“Today, I am a chartered accountant and I am head of department, overseeing a team,” said Matthews.

Asked about his stance regarding education, Matthews was quick to note that learning should be the goal of every person who wishes to improve themselves.

Matthews said: “Formal education is of course one of the means and no doubt the most recognised.

“However, learning and education in their true sense is an everyday and moment to moment thing.

“A lot of people discouraged me from continuing with school, but I finished my grade 12.

“When I joined Zambeef, a lot of people that I found in Kiyundu at that time didn’t go further in education.

“At the farm, I was one of the few who had a grade 12 certificate. You could hear some people talking about it, ‘A grade 12 is digging – a grade 12 is doing what?” recalled Matthew.

But this only motivated him even more as he sought to prove otherwise by working hard because anything that is good is bound to come with some challenges.

And this ‘go-getter’ attitude did not go unnoticed by his superiors as he later came to know.

“That was a bit hard but for me but was also an encouragement because I needed to show that you can start from anywhere; you can be a cleaner, you can be anything, you can become something in life as long as you are focused and know what you want,” he noted.

The seasoned accountant takes a unique approach to life regarding human interaction, taking both the good and the bad in good stride: “The ones who tried to pull me down actually helped me a lot.

“It is when you encounter obstacles in life that you often come out of your shell to overcome them. For me that worked to my advantage because every day I needed to prove a point.

“We have different backgrounds. In my case, my father died in 1987. I was young, just 10 at the time.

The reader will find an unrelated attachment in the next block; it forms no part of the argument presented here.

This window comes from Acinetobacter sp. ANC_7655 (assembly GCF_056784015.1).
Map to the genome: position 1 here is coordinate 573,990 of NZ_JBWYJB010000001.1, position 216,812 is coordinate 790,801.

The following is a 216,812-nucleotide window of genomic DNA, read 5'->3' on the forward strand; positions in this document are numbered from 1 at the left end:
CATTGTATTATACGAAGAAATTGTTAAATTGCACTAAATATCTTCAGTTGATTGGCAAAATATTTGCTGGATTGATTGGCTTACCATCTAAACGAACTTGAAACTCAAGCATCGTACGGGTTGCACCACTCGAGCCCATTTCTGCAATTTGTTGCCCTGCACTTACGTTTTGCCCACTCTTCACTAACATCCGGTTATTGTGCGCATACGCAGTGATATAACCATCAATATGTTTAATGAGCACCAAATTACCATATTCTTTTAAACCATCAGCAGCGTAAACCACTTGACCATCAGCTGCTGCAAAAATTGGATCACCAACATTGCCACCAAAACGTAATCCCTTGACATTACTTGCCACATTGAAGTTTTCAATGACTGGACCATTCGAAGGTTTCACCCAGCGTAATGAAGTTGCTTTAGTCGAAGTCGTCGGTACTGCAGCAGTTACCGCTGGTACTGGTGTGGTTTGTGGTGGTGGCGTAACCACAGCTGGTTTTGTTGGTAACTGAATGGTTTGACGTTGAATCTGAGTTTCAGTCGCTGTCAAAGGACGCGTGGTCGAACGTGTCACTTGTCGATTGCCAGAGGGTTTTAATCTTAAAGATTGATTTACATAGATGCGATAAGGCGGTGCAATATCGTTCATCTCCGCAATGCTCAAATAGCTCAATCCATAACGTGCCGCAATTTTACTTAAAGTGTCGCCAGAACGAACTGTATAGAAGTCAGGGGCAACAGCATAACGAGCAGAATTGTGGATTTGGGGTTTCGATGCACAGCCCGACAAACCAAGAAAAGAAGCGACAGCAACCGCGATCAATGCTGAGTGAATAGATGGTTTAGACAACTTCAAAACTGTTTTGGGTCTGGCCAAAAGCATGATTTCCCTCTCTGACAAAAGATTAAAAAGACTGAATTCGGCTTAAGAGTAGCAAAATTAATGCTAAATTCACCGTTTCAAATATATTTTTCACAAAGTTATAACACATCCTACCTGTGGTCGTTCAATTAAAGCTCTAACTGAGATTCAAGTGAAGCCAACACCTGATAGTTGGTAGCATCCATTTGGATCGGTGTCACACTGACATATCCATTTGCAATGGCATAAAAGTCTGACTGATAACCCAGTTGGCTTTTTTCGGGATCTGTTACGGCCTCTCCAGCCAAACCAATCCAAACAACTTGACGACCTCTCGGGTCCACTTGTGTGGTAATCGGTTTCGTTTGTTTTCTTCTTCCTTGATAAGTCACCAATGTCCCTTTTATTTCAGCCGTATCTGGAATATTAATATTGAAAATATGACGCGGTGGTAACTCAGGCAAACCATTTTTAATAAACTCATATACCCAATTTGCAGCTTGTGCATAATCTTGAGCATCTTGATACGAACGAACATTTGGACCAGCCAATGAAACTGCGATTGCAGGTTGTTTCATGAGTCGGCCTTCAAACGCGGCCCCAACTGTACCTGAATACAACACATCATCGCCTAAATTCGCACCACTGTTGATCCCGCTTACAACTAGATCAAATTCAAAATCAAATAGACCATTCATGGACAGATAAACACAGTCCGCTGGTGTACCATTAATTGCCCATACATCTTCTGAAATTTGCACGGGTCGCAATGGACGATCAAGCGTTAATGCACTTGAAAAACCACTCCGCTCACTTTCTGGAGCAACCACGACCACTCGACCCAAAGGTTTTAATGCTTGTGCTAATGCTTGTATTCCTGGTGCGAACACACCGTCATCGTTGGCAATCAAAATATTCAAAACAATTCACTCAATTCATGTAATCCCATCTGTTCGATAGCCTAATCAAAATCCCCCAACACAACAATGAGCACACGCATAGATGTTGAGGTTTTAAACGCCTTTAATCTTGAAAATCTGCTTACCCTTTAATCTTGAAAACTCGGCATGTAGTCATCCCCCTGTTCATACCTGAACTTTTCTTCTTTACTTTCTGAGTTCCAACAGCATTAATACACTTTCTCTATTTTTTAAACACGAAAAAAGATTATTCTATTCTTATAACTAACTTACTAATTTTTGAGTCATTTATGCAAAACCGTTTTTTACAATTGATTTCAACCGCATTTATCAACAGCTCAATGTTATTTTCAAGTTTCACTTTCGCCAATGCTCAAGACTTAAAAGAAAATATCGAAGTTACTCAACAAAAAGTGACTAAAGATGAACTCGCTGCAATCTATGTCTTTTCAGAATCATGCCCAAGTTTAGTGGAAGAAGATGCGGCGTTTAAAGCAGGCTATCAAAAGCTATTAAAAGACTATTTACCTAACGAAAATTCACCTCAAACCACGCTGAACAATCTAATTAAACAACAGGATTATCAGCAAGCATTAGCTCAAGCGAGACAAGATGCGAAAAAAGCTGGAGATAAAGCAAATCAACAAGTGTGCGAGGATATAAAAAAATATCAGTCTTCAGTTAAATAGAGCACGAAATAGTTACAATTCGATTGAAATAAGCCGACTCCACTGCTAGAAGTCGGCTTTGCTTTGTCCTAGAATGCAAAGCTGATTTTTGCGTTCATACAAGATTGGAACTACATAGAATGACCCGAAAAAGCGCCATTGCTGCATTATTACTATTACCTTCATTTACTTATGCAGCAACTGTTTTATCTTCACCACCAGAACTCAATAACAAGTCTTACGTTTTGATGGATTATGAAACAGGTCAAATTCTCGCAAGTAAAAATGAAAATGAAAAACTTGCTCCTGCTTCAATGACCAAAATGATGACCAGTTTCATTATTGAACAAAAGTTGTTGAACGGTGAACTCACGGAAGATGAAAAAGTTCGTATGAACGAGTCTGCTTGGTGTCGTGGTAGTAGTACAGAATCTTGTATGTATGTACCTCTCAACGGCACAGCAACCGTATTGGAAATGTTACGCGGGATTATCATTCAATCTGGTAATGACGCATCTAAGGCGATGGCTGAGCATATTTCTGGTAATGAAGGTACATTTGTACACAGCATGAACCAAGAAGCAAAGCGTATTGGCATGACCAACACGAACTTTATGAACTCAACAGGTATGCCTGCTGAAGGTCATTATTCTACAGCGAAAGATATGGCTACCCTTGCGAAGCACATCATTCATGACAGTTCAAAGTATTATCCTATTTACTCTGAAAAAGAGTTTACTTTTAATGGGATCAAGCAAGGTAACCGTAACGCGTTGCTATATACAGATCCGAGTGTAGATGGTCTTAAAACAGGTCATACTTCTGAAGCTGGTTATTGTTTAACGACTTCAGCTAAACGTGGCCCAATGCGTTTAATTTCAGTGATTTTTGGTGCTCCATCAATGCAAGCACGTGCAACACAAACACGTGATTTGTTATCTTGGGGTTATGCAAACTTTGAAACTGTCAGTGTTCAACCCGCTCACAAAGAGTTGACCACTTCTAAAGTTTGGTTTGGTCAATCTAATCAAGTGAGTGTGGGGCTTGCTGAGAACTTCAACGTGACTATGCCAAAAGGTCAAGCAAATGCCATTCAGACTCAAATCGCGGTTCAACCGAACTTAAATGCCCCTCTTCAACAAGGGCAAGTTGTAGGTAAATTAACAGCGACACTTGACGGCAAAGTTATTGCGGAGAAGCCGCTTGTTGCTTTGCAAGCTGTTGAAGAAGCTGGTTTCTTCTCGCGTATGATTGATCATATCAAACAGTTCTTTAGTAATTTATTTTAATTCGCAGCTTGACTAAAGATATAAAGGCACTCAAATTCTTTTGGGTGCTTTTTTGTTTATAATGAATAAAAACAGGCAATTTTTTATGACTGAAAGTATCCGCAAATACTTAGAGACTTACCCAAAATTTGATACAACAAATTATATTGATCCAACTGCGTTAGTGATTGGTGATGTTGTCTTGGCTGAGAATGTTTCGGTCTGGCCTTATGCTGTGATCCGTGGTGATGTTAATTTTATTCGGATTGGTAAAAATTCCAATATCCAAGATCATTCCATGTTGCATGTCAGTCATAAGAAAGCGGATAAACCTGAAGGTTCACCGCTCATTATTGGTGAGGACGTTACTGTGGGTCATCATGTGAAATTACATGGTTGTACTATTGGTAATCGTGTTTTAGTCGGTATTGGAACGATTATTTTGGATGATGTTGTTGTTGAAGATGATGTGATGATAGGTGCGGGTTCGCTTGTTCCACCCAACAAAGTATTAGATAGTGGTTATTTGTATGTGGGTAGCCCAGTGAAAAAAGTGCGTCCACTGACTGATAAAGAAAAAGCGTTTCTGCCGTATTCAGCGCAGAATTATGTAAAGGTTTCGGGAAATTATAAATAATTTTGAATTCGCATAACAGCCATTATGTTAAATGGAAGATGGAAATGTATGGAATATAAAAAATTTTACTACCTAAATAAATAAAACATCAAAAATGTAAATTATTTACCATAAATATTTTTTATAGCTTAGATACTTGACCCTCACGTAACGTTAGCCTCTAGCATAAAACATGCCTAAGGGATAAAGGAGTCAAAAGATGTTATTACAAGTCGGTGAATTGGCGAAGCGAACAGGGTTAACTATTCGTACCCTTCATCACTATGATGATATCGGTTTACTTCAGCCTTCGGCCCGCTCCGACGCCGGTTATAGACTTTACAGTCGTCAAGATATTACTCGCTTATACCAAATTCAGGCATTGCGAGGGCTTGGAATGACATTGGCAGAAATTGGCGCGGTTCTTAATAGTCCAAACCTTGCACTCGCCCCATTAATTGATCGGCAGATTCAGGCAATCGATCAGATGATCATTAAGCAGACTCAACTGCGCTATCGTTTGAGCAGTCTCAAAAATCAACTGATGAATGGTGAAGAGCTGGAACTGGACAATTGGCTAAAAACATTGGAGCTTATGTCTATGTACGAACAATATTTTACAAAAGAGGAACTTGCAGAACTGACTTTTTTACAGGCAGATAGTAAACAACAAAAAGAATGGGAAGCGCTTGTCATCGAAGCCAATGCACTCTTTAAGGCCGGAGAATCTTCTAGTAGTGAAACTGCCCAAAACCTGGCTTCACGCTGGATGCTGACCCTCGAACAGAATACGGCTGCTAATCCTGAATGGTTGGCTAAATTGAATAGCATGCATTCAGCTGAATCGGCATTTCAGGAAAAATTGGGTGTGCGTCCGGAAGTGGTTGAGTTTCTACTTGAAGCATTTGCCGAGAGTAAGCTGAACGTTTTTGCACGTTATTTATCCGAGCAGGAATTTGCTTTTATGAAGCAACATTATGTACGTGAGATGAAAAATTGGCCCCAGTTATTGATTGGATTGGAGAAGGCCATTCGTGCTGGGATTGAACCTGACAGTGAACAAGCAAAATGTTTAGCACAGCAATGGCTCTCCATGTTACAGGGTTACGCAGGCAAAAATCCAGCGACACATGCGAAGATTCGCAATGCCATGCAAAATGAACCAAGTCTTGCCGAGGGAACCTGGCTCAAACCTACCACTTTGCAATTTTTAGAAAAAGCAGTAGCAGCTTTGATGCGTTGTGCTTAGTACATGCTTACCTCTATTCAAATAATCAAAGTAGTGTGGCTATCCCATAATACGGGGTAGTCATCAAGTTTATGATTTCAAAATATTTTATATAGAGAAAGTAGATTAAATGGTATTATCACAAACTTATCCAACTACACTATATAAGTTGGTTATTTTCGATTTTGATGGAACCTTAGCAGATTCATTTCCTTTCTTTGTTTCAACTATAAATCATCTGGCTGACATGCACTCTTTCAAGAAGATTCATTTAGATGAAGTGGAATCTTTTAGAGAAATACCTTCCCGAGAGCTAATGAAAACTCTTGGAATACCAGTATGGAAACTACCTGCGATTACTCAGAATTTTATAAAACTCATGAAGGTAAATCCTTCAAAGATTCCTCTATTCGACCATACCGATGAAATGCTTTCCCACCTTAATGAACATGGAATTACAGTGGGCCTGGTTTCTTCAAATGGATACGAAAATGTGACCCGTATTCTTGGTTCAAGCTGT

“I met with a lot of challenges, but I was also being trained to actually overcome obstacles.”

Having started his accounting career by ‘default’ Matthews had this to say about his journey: “The environment in Zambeef has really made me focused and also made me realise that nothing is impossible.

“There were a lot of things that I had to learn along the way that one only gets to know about when they are fully involved in the field. Zambeef actually prepares you to become a hard worker.

“It doesn’t matter whether you’re a cleaner, you’re a butcher block man – if you have the qualifications and you have the discipline, are hardworking, you can actually find yourself in any office, you can be at any level as long as you can actually show that because Zambeef actually gives leave, it gives opportunities for people to actually go and study.”

On a lighter note, Matthews said: “My favourite Zambeef product is Zam Sip.

“It’s very good and very nutritious and when you take it, even if you are feeling very weak, you just need maybe a 750ml of water and you are okay.

“It’s very easy to make, it just takes a few minutes. I buy it for myself and I buy it for the children as well – I have two girls and a boy.”